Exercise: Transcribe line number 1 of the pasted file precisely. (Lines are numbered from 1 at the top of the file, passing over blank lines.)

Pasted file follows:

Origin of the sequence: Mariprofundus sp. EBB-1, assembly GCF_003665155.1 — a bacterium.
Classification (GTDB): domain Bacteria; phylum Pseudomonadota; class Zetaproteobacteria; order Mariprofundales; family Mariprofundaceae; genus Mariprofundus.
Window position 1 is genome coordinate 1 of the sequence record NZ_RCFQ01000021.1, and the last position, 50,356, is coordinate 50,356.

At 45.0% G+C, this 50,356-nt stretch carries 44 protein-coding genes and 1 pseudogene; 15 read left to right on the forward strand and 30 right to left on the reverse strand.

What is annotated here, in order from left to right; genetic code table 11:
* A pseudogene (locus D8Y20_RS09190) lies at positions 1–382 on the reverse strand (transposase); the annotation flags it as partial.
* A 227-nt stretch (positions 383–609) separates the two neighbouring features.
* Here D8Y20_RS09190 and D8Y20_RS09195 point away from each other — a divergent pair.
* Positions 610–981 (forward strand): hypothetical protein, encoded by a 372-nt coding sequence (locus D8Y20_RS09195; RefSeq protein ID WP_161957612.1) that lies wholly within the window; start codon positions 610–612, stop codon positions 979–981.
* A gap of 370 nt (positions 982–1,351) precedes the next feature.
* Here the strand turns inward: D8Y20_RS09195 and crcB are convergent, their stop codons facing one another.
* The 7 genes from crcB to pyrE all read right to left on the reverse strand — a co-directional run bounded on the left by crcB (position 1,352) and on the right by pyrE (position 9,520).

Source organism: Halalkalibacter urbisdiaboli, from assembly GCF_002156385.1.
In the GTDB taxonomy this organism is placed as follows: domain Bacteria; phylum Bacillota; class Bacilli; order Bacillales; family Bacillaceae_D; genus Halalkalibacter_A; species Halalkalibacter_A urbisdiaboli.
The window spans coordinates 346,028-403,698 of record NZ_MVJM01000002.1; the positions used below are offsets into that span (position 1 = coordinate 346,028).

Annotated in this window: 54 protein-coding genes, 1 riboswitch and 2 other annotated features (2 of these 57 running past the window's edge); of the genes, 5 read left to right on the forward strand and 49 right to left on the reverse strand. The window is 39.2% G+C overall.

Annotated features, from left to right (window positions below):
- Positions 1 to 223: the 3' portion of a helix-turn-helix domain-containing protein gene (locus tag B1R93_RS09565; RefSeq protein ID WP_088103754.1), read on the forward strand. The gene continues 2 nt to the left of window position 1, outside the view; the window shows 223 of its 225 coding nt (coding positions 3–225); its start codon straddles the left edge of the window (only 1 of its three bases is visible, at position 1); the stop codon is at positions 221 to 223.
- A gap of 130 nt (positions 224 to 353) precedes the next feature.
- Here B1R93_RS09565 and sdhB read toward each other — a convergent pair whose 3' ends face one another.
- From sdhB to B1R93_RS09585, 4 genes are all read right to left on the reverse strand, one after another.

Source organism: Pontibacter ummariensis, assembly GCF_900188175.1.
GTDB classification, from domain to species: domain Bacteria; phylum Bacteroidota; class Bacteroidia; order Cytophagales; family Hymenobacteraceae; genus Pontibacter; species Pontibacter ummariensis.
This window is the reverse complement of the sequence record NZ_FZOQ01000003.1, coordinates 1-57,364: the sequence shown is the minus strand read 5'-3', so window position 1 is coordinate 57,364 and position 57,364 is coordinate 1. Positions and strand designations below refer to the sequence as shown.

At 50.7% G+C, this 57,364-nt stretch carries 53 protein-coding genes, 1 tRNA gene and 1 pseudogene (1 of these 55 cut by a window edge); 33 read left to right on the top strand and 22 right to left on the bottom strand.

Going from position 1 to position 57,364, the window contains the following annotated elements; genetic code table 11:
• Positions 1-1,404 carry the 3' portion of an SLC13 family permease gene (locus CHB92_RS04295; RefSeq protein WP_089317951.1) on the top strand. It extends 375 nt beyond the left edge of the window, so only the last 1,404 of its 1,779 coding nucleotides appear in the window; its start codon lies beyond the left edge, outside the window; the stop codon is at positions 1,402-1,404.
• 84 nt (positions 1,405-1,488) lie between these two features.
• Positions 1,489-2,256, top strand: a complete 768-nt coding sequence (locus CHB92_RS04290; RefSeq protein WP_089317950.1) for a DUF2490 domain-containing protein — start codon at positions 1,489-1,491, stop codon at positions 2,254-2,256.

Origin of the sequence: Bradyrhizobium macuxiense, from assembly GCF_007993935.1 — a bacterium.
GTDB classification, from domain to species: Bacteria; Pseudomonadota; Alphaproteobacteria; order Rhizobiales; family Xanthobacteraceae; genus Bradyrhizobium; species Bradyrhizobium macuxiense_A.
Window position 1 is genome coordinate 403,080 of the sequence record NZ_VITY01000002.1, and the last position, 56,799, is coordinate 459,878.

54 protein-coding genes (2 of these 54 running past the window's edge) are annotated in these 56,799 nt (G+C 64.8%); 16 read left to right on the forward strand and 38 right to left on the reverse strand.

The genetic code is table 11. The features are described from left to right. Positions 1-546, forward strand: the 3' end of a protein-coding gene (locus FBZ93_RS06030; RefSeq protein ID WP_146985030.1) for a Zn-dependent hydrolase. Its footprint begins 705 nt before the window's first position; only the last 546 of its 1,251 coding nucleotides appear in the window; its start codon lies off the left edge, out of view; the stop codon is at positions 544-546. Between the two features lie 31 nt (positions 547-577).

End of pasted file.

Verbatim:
Origin of the sequence: Mariprofundus sp. EBB-1, assembly GCF_003665155.1 — a bacterium.